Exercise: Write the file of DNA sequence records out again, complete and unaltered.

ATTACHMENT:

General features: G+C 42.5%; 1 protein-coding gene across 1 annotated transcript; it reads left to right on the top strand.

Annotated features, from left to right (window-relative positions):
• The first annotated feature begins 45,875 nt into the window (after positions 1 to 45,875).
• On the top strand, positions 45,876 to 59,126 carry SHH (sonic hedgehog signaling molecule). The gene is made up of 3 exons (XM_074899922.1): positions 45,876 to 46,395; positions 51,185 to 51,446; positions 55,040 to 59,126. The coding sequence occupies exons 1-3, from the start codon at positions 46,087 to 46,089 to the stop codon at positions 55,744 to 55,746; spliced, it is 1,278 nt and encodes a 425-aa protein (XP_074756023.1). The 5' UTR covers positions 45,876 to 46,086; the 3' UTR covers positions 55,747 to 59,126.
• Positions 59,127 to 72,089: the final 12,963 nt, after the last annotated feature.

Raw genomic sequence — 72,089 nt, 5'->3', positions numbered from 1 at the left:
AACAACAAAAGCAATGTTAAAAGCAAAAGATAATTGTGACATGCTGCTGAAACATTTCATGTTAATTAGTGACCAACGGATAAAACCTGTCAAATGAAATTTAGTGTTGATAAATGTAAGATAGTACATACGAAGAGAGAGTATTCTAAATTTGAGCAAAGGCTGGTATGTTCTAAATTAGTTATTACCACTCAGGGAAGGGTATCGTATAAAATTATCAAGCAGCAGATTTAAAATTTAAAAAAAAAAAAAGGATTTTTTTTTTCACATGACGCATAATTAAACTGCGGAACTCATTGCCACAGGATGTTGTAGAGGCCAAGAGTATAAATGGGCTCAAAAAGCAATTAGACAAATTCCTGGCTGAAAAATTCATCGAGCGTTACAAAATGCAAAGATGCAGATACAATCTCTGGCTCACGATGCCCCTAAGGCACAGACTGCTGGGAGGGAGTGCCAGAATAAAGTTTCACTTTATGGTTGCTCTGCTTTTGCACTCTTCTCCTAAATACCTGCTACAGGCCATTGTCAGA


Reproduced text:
General features: G+C 42.5%; 1 protein-coding gene across 1 annotated transcript; it reads left to right on the top strand.

Annotated features, from left to right (window-relative positions):
• The first annotated feature begins 45,875 nt into the window (after positions 1 to 45,875).
• On the top strand, positions 45,876 to 59,126 carry SHH (sonic hedgehog signaling molecule). The gene is made up of 3 exons (XM_074899922.1): positions 45,876 to 46,395; positions 51,185 to 51,446; positions 55,040 to 59,126. The coding sequence occupies exons 1-3, from the start codon at positions 46,087 to 46,089 to the stop codon at positions 55,744 to 55,746; spliced, it is 1,278 nt and encodes a 425-aa protein (XP_074756023.1). The 5' UTR covers positions 45,876 to 46,086; the 3' UTR covers positions 55,747 to 59,126.
• Positions 59,127 to 72,089: the final 12,963 nt, after the last annotated feature.

Raw genomic sequence — 72,089 nt, 5'->3', positions numbered from 1 at the left:
AACAACAAAAGCAATGTTAAAAGCAAAAGATAATTGTGACATGCTGCTGAAACATTTCATGTTAATTAGTGACCAACGGATAAAACCTGTCAAATGAAATTTAGTGTTGATAAATGTAAGATAGTACATACGAAGAGAGAGTATTCTAAATTTGAGCAAAGGCTGGTATGTTCTAAATTAGTTATTACCACTCAGGGAAGGGTATCGTATAAAATTATCAAGCAGCAGATTTAAAATTTAAAAAAAAAAAAAGGATTTTTTTTTTCACATGACGCATAATTAAACTGCGGAACTCATTGCCACAGGATGTTGTAGAGGCCAAGAGTATAAATGGGCTCAAAAAGCAATTAGACAAATTCCTGGCTGAAAAATTCATCGAGCGTTACAAAATGCAAAGATGCAGATACAATCTCTGGCTCACGATGCCCCTAAGGCACAGACTGCTGGGAGGGAGTGCCAGAATAAAGTTTCACTTTATGGTTGCTCTGCTTTTGCACTCTTCTCCTAAATACCTGCTACAGGCCATTGTCAGA